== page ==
Every so often someone kicks off a debate about changing University degree courses. The premise is that a year degree is inefficient and costly. There are long holidays and short terms with not a lot of classroom contact. Why not compress a degree into 2 years with short holidays? It’s not a new idea, in fact, the University of Buckingham proudly advertises that it has been doing this for years. It’s an idea that is doing the rounds again with the current Higher Education minister, Jo Johnston pushing it.
As someone with an interest in training and teaching I thought I’d just drop in a few thoughts on this – a departure maybe from our usual content but it does have links.
Here’s my defence of the traditional degree
- The role of Universities (and seminaries) is not just about classroom teaching with students. Lecturers are also involved in research and Universities in hosting conferences. Yes, those conferences -and some of the research also have a commercial dimension, raising revenue, but if that helps subsidise the cost of fees that’s a good thing.
- Similarly, for students, it isn’t just about classroom time but about research and reading. You are learning to find things out for yourself. You are being encouraged to gain a depth of insight and enjoyment of your chosen subject.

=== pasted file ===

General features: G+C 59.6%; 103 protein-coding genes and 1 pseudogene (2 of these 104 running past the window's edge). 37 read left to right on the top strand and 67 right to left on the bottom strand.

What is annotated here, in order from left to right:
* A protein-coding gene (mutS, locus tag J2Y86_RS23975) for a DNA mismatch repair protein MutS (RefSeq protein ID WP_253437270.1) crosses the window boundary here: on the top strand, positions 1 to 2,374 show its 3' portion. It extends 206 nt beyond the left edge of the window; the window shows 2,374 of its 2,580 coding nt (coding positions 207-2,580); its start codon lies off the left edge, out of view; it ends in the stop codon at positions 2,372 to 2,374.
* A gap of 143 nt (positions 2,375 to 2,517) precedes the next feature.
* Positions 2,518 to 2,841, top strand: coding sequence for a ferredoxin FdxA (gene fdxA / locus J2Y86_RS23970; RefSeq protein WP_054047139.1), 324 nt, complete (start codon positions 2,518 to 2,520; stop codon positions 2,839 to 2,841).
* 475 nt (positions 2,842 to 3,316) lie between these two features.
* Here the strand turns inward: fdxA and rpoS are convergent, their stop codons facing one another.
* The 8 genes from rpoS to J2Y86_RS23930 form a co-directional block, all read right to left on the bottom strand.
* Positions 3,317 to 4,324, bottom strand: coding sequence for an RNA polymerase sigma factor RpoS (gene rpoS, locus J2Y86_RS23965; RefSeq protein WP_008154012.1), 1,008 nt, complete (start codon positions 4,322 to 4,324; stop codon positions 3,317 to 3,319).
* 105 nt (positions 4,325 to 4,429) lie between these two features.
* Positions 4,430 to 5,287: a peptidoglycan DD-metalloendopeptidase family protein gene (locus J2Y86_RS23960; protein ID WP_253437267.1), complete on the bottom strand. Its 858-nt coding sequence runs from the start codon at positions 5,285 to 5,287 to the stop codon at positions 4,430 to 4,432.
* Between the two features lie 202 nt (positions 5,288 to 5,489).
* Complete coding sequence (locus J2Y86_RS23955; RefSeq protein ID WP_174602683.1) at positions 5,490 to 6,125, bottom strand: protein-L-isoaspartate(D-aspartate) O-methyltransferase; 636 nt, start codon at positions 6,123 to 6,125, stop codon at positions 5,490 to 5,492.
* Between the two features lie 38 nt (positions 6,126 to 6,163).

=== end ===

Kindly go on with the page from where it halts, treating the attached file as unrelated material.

- To be sure, University education has become increasingly expensive but is that down to the length of degrees or other factors including government policy of both expanding Higher education provision and putting the burden increasingly more narrowly onto the students themselves? This has been a policy over 30 years.
- Of course, some students may idle away their spare time but for many, this is part of the learning process. For me, as an 18-21 year old, those long summer vacations were spent working in various factories and warehouses. As well as earning a bit of spare cash, it was an invaluable lesson and an opportunity I wouldn’t get again. It meant that when I worked as a Manufacturing Engineer and then an Operations Manager that I had some experience of the shop floor and how management decisions were often felt by those at the coal-face.
- You grow up quite a bit between 18 and 21. It’s not for nothing that traditionally, 21 was the coming of age in England. Three years gives you time to mature in your thinking and ideas. Education is like a good meal, to be savoured and enjoyed, not rushed.
This has implications for Theological training. If you see your training as a hurdle to jump over in order to get a recognised qualification, or even as a means to cram your head with enough information to be able to preach effectively, then you will want to get it over and done with as quickly as possible,
However, good training is about formation as well as information. That takes time and isn’t to be rushed. It’s why for us, the GDip programme is one part of the jigsaw but we see the #TrainBC programme as being more than that. Indeed, our desire when we train people is to see them develop an appetite for life long learning.